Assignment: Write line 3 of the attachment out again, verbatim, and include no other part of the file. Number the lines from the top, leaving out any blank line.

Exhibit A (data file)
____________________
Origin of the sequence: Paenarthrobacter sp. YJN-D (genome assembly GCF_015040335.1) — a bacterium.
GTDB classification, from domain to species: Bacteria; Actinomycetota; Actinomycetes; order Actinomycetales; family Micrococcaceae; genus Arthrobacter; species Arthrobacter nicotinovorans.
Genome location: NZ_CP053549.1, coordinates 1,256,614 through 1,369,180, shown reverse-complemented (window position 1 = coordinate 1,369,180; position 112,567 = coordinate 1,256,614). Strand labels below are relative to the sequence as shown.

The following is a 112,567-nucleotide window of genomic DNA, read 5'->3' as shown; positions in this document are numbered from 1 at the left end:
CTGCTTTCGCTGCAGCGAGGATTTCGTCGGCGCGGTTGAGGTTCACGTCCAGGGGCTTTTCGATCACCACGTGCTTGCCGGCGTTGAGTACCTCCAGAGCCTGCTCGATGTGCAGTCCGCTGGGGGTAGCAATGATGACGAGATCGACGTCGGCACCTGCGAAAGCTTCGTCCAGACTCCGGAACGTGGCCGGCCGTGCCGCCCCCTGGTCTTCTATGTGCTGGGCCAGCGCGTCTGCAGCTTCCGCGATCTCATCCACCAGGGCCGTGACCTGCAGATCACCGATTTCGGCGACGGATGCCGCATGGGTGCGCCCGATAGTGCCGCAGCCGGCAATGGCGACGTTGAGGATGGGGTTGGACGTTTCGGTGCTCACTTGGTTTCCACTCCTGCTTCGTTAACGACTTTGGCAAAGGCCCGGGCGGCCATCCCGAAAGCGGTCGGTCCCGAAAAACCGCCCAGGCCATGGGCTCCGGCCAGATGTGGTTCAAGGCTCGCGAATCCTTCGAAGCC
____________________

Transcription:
Genome location: NZ_CP053549.1, coordinates 1,256,614 through 1,369,180, shown reverse-complemented (window position 1 = coordinate 1,369,180; position 112,567 = coordinate 1,256,614). Strand labels below are relative to the sequence as shown.